Forget the gig economy, the future is creative

Young people need to be signposted to creative careers and properly nurtured when they start if they are to design the nation’s future.

The Creative Industries Federation has today published its priorities for the next year, and they centre on careers and the freelance nature of the sector, the UK’s fastest growing worth almost £100bn a year to our economy.

“The sector relies heavily on freelancers who have a diverse range of talent and skills, and there needs to be a new emphasis in domestic policy to support them. The creative freelance economy has a long history and shouldn't be confused with the gig economy which is relatively new,” said Caroline Julian, the Federation’s head of policy. “We need to promote the importance and training and access to finance for freelance workers, at government level where needed, because this is the workforce that has enabled so much of the sector's success.”

The CIF, which now has 1,000 members across the UK, is to launch a Creative Careers Campaign, supported by Deloitte, and develop a toolkits for schools, while bringing creative business and entrepreneurs with young people.

One aim is to ensure the creative industries are explicitly at the heart of the Autumn Budget for the first time. The Treasury has emphasised the importance of technology to future, but  this has to sit alongside creativity, Julian said.

The vital change will be when creativity is established in schools’ curriculums, she said, but a creative career needs to be seen to be more stable with businesses that use freelance creatives accepting a regime of prompt payment. There also needs to be training – or signposting to existing help – in accounting and tax, as well as properly established apprenticeships.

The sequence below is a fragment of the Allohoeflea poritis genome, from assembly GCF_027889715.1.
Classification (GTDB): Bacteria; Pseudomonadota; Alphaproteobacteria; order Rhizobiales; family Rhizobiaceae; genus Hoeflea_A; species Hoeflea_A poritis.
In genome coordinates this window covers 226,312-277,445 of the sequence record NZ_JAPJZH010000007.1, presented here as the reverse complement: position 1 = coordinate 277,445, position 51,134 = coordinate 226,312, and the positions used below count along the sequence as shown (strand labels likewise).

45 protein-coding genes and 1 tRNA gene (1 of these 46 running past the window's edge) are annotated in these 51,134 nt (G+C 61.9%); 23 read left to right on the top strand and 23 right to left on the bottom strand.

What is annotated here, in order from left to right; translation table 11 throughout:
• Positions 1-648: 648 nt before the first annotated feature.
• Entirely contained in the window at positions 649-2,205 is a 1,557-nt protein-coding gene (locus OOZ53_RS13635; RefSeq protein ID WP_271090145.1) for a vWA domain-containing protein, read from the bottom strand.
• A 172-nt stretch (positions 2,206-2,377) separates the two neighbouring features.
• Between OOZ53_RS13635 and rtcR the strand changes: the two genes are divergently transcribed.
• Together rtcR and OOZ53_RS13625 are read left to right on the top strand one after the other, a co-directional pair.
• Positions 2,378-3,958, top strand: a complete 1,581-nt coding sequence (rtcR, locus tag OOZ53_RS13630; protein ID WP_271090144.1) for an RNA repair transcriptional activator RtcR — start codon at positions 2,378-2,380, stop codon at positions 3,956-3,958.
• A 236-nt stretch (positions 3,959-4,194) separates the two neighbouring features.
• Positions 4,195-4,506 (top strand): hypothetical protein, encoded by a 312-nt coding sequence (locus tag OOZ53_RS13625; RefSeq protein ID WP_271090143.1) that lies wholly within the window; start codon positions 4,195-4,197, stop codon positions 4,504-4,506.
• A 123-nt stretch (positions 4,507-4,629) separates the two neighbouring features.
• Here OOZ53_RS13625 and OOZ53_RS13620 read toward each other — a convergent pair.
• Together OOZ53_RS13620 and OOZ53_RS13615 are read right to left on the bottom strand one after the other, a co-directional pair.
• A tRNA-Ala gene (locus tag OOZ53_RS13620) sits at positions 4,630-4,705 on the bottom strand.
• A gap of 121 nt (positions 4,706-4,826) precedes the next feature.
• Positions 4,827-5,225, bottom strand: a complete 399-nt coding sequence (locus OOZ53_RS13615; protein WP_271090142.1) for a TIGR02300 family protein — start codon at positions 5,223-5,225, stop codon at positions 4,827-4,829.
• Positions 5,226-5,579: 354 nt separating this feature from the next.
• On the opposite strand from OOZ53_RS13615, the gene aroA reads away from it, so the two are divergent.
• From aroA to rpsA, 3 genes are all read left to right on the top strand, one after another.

“The Business Secretary has accepted the importance of the creative industries so that the sector is now in the industrial strategy” she said. “But we have to keep making the case to the government on the importance of creative and technical skills, from playground to pension. 

The CIF will also be working with local and regional authorities and with metro mayors as well as Local Enterprise Partnerships, which are now tasked with fashioning local economies, to ensure the creative industries are nurtured from school level. 

The CIF will also be working with local and regional authorities and with metro mayors as well as Local Enterprise Partnerships, which are now tasked with fashioning local economies, to ensure the creative industries are nurtured from school level.

https://www.creativeindustriesfederation.com/policy-and-research/

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